land for one dollar out of “natural love and affection for his son.”   Also “of natural love and affection” for his grand-children and one dollar, John deeds 275 acres of the South side of the Holston River to Sally Allen, John Thomas, Polly Thomas, Betsey Thomas, Martha Thomas, Sam Thomas, Anna Thomas and David Thomas who are all children of his deceased son Abijah Thomas.

On 9 July 1821, John Thomas died in Sinclair Bottom, Washington/Smyth County, Virginia and he is laid to rest next to his wife, Mary, in the Primitive Baptist Church Cemetery.

prim Baptist church cemetery 001
Cemetery of the Primitive Baptist Church, Chilhowie, Smyth Co., Virginia


  • Sturgill, Mack H; Abijah Thomas & His Octagonal House, Tucker Printing, Marion, Virginia, 1990.
  • Year: 1880; Census Place: St Clair, Smyth, Virginia; Roll: 1390; Page: 112A; Enumeration District: 085.
  • Wikipedia: Southampton, Pennsylvania/history.
  • Rootsweb WorldConnect Project Genealogy – History, On Going Research (Owner: Don Martin Thomas) on Samuel Robinett.
  • Sturgill, Mack & Kenneth, Smyth County, Virginia Cemeteries, Volume 1; P. 150.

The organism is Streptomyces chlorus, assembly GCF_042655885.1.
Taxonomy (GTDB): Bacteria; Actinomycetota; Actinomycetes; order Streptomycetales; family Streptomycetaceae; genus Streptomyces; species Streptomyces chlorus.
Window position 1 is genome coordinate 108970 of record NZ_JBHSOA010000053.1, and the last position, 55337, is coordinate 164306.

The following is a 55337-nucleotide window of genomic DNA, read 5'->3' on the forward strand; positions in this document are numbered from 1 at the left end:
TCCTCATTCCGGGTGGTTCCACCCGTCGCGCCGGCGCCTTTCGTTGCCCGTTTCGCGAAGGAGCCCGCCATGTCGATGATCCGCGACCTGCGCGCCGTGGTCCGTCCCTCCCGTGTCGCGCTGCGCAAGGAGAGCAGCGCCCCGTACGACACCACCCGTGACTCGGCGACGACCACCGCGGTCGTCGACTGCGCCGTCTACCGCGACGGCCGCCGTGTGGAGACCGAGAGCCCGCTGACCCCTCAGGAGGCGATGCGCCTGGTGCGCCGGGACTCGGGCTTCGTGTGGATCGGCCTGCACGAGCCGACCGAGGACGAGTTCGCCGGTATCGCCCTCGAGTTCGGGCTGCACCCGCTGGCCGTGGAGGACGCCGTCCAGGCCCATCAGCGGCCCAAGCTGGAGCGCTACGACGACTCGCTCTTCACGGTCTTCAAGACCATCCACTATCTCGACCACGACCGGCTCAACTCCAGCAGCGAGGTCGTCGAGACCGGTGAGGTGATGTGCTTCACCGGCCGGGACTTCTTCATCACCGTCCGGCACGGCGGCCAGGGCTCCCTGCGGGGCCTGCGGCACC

• Loudoun County, Virginia, Tithable List; October 1768, South Fork of the Holston River; Loudoun County Virginia Courthouse; Leesburg, Loudoun, Virginia.
  • Edwards, Morgan; A History of the Baptists, Vol. 2, 1770-1792; Prepared for publication by Eve B Weeks and Mary B Warren.  Heritage Papers, Danielsville, GA 30633: Copywrite by Mary B Warren, 1984, p. 42.
  • Montgomery County, Virginia, Plat Book A, p. 33.
  • Wilson, Goodridge, Smyth County, history and traditions. Kingsport, Tenn,; Kingsport Press, 1932; p. 121.
  • Summers, Lewis Preston, Annals of Southwest Virginia, 1769-1800; 1 Volume in 2 Parts; Part 2; Pgs. 1294-1295. (Referencing Washington County, Virginia; p. 260).
  • (land surveys of John Thomas).
  • Find A Grave;; citing John Thomas, Memorial 45539287; and citing Mary Robinett Thomas, Memorial 45538411.